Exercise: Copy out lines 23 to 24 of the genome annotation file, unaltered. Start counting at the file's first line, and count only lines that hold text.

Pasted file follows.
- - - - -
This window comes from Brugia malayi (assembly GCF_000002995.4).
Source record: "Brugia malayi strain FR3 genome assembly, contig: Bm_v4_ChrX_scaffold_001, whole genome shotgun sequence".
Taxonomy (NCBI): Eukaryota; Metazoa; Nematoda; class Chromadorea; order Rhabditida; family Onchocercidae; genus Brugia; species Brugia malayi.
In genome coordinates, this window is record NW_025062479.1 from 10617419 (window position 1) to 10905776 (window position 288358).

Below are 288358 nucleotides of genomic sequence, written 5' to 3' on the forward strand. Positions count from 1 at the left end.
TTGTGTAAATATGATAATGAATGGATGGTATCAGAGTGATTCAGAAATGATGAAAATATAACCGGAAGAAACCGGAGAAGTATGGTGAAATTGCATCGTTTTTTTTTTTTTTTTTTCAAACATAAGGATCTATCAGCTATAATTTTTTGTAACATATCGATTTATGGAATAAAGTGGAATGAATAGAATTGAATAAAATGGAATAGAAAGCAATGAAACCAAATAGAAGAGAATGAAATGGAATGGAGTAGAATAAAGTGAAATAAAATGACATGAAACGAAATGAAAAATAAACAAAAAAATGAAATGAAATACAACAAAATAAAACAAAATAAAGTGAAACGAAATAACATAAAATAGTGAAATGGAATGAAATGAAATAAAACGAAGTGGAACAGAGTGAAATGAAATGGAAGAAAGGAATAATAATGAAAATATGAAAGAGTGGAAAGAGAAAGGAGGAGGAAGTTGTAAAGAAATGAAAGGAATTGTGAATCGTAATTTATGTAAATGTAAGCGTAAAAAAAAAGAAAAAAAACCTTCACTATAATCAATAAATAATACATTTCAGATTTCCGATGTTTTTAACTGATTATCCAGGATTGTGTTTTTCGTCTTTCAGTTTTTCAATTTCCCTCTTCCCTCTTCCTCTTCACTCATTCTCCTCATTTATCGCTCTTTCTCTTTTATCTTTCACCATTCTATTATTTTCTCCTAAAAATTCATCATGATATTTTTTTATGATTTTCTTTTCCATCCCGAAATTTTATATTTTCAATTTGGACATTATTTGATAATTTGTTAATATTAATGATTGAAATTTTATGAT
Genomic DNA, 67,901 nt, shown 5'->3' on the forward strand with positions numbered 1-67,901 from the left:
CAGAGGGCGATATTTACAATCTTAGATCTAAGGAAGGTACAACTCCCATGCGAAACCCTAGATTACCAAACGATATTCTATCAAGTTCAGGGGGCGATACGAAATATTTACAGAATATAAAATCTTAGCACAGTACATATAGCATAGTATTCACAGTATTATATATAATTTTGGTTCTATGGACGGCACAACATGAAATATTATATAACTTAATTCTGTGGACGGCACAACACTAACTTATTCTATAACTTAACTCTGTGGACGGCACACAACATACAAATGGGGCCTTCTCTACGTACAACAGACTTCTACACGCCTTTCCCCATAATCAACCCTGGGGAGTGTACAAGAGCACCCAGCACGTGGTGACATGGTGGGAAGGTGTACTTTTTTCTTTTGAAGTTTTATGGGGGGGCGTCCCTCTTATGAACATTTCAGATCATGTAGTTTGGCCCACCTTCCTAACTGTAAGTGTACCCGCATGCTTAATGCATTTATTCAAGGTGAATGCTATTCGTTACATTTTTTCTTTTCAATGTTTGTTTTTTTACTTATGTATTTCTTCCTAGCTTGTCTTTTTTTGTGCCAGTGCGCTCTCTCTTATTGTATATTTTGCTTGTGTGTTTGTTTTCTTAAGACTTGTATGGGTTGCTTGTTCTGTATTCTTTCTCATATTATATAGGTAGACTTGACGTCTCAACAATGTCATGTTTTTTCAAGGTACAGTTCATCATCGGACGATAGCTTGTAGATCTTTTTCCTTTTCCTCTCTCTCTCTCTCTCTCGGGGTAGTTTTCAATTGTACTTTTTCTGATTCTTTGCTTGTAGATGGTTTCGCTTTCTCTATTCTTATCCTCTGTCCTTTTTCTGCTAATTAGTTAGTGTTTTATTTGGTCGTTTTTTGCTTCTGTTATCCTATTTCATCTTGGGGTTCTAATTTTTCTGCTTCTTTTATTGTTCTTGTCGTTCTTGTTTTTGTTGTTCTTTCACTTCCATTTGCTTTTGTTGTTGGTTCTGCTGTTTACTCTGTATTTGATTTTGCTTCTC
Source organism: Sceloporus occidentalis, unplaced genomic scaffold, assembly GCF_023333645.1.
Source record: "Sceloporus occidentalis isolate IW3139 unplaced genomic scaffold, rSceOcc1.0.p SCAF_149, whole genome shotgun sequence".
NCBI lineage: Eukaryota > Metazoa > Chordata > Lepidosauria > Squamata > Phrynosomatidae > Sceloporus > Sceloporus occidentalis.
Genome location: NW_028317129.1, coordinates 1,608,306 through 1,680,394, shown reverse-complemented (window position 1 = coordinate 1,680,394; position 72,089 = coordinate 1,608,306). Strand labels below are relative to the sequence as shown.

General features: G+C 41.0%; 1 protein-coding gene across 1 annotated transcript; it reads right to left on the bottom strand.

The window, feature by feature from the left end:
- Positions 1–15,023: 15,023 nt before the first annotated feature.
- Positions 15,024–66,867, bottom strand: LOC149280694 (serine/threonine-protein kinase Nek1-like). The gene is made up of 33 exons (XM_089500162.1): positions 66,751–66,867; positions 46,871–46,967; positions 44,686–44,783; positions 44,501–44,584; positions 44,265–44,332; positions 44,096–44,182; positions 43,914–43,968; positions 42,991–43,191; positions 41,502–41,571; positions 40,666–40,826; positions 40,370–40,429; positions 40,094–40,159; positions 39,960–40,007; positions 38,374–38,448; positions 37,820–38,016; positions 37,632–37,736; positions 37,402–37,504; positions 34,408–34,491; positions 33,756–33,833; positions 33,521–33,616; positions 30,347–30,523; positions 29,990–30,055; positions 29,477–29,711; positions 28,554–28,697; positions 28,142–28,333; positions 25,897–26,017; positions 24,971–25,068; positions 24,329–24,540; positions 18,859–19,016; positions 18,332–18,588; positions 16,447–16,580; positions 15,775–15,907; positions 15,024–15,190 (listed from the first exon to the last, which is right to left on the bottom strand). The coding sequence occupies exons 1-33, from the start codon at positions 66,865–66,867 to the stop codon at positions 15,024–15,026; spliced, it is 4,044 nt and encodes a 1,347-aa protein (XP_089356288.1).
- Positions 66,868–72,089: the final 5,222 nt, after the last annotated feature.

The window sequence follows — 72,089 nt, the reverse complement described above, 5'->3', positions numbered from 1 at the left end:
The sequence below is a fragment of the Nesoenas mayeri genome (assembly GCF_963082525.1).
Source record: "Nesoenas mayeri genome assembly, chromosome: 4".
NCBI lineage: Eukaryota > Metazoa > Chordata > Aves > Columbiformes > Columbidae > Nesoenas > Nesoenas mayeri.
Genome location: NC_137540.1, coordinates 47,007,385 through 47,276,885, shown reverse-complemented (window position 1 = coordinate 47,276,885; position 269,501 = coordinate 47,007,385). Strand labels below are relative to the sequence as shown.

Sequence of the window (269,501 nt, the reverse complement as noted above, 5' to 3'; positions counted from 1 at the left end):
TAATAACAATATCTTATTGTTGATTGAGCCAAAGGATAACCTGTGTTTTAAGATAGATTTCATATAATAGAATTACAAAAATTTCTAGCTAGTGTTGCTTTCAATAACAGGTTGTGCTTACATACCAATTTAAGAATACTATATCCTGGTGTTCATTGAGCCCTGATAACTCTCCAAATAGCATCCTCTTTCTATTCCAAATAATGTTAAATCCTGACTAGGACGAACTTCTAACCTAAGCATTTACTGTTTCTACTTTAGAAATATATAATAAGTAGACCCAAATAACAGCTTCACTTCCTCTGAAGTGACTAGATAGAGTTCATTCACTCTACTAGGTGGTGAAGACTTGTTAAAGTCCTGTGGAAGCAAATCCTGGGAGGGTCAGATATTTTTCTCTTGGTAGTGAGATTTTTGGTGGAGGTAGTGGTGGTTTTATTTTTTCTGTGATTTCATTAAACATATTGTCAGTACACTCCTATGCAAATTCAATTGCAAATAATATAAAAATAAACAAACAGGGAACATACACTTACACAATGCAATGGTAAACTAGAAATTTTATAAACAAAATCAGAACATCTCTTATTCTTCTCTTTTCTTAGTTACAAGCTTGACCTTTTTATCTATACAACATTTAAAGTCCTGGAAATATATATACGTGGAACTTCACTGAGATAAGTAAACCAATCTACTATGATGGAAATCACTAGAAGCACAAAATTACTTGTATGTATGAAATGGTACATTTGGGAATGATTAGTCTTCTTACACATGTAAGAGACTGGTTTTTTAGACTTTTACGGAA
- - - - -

Sequence of the window (269,501 nt, the reverse complement as noted above, 5' to 3'; positions counted from 1 at the left end):
TAATAACAATATCTTATTGTTGATTGAGCCAAAGGATAACCTGTGTTTTAAGATAGATTTCATATAATAGAATTACAAAAATTTCTAGCTAGTGTTGCTTTCAATAACAGGTTGTGCTTACATACCAATTTAAGAATACTATATCCTGGTGTTCATTGAGCCCTGATAACTCTCCAAATAGCATCCTCTTTCTATTCCAAATAATGTTAAATCCTGACTAGGACGAACTTCTAACCTAAGCATTTACTGTTTCTACTTTAGAAATATATAATAAGTAGACCCAAATAACAGCTTCACTTCCTCTGAAGTGACTAGATAGAGTTCATTCACTCTACTAGGTGGTGAAGACTTGTTAAAGTCCTGTGGAAGCAAATCCTGGGAGGGTCAGATATTTTTCTCTTGGTAGTGAGATTTTTGGTGGAGGTAGTGGTGGTTTTATTTTTTCTGTGATTTCATTAAACATATTGTCAGTACACTCCTATGCAAATTCAATTGCAAATAATATAAAAATAAACAAACAGGGAACATACACTTACACAATGCAATGGTAAACTAGAAATTTTATAAACAAAATCAGAACATCTCTTATTCTTCTCTTTTCTTAGTTACAAGCTTGACCTTTTTATCTATACAACATTTAAAGTCCTGGAAATATATATACGTGGAACTTCACTGAGATAAGTAAACCAATCTACTATGATGGAAATCACTAGAAGCACAAAATTACTTGTATGTATGAAATGGTACATTTGGGAATGATTAGTCTTCTTACACATGTAAGAGACTGGTTTTTTAGACTTTTACGGAA